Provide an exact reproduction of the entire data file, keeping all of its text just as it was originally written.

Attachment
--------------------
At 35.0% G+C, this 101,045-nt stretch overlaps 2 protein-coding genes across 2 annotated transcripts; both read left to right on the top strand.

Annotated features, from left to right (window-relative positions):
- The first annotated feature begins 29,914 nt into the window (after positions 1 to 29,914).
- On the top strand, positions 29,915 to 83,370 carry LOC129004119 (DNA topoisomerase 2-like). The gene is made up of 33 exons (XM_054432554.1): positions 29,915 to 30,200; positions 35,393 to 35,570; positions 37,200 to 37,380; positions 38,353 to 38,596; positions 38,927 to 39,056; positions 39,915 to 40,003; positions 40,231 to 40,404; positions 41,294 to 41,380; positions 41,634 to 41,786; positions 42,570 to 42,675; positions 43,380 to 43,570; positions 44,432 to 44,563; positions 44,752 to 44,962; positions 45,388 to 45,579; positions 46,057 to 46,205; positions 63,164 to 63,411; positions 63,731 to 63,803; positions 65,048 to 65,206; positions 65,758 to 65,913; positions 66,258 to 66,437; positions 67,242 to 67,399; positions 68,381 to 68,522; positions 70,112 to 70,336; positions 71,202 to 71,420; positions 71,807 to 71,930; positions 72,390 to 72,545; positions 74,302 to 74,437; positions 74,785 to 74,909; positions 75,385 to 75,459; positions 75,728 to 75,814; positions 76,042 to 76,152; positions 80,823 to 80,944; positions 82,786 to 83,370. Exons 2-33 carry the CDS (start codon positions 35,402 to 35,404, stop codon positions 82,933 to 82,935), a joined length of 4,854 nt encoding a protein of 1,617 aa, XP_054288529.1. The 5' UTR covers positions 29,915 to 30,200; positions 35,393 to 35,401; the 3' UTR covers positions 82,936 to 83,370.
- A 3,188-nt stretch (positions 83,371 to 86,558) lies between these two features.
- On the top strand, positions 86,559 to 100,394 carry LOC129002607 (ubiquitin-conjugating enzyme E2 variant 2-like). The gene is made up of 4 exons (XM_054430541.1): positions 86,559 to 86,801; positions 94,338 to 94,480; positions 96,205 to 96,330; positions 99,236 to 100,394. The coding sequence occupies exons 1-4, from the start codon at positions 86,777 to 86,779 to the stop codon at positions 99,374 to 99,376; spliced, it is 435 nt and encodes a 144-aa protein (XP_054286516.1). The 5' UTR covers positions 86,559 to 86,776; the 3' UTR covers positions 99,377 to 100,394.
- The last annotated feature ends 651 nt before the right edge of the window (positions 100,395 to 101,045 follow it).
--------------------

At 35.0% G+C, this 101,045-nt stretch overlaps 2 protein-coding genes across 2 annotated transcripts; both read left to right on the top strand.

Annotated features, from left to right (window-relative positions):
- The first annotated feature begins 29,914 nt into the window (after positions 1 to 29,914).
- On the top strand, positions 29,915 to 83,370 carry LOC129004119 (DNA topoisomerase 2-like). The gene is made up of 33 exons (XM_054432554.1): positions 29,915 to 30,200; positions 35,393 to 35,570; positions 37,200 to 37,380; positions 38,353 to 38,596; positions 38,927 to 39,056; positions 39,915 to 40,003; positions 40,231 to 40,404; positions 41,294 to 41,380; positions 41,634 to 41,786; positions 42,570 to 42,675; positions 43,380 to 43,570; positions 44,432 to 44,563; positions 44,752 to 44,962; positions 45,388 to 45,579; positions 46,057 to 46,205; positions 63,164 to 63,411; positions 63,731 to 63,803; positions 65,048 to 65,206; positions 65,758 to 65,913; positions 66,258 to 66,437; positions 67,242 to 67,399; positions 68,381 to 68,522; positions 70,112 to 70,336; positions 71,202 to 71,420; positions 71,807 to 71,930; positions 72,390 to 72,545; positions 74,302 to 74,437; positions 74,785 to 74,909; positions 75,385 to 75,459; positions 75,728 to 75,814; positions 76,042 to 76,152; positions 80,823 to 80,944; positions 82,786 to 83,370. Exons 2-33 carry the CDS (start codon positions 35,402 to 35,404, stop codon positions 82,933 to 82,935), a joined length of 4,854 nt encoding a protein of 1,617 aa, XP_054288529.1. The 5' UTR covers positions 29,915 to 30,200; positions 35,393 to 35,401; the 3' UTR covers positions 82,936 to 83,370.
- A 3,188-nt stretch (positions 83,371 to 86,558) lies between these two features.
- On the top strand, positions 86,559 to 100,394 carry LOC129002607 (ubiquitin-conjugating enzyme E2 variant 2-like). The gene is made up of 4 exons (XM_054430541.1): positions 86,559 to 86,801; positions 94,338 to 94,480; positions 96,205 to 96,330; positions 99,236 to 100,394. The coding sequence occupies exons 1-4, from the start codon at positions 86,777 to 86,779 to the stop codon at positions 99,374 to 99,376; spliced, it is 435 nt and encodes a 144-aa protein (XP_054286516.1). The 5' UTR covers positions 86,559 to 86,776; the 3' UTR covers positions 99,377 to 100,394.
- The last annotated feature ends 651 nt before the right edge of the window (positions 100,395 to 101,045 follow it).